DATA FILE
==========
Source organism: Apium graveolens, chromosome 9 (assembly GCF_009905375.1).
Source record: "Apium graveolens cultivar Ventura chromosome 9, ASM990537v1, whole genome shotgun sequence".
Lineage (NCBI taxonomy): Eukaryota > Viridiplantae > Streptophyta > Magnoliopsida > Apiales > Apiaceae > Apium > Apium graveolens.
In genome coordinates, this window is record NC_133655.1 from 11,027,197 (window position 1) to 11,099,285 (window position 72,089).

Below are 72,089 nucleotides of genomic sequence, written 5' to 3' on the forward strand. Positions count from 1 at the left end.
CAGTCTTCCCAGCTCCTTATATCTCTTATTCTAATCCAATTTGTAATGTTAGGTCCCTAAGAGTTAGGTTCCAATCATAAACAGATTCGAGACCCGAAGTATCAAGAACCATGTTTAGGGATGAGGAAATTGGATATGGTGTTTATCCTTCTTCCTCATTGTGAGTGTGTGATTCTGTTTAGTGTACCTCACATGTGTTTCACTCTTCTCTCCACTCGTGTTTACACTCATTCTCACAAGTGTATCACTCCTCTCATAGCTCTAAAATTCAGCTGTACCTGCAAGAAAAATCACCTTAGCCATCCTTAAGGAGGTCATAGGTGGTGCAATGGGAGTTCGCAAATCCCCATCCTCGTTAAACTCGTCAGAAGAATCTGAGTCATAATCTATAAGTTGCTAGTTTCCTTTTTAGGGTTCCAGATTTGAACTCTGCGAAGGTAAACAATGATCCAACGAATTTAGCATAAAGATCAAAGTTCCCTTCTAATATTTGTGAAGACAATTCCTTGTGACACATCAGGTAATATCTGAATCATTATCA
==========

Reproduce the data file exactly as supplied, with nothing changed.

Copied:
Source organism: Apium graveolens, chromosome 9 (assembly GCF_009905375.1).
Source record: "Apium graveolens cultivar Ventura chromosome 9, ASM990537v1, whole genome shotgun sequence".
Lineage (NCBI taxonomy): Eukaryota > Viridiplantae > Streptophyta > Magnoliopsida > Apiales > Apiaceae > Apium > Apium graveolens.
In genome coordinates, this window is record NC_133655.1 from 11,027,197 (window position 1) to 11,099,285 (window position 72,089).

Below are 72,089 nucleotides of genomic sequence, written 5' to 3' on the forward strand. Positions count from 1 at the left end.
CAGTCTTCCCAGCTCCTTATATCTCTTATTCTAATCCAATTTGTAATGTTAGGTCCCTAAGAGTTAGGTTCCAATCATAAACAGATTCGAGACCCGAAGTATCAAGAACCATGTTTAGGGATGAGGAAATTGGATATGGTGTTTATCCTTCTTCCTCATTGTGAGTGTGTGATTCTGTTTAGTGTACCTCACATGTGTTTCACTCTTCTCTCCACTCGTGTTTACACTCATTCTCACAAGTGTATCACTCCTCTCATAGCTCTAAAATTCAGCTGTACCTGCAAGAAAAATCACCTTAGCCATCCTTAAGGAGGTCATAGGTGGTGCAATGGGAGTTCGCAAATCCCCATCCTCGTTAAACTCGTCAGAAGAATCTGAGTCATAATCTATAAGTTGCTAGTTTCCTTTTTAGGGTTCCAGATTTGAACTCTGCGAAGGTAAACAATGATCCAACGAATTTAGCATAAAGATCAAAGTTCCCTTCTAATATTTGTGAAGACAATTCCTTGTGACACATCAGGTAATATCTGAATCATTATCA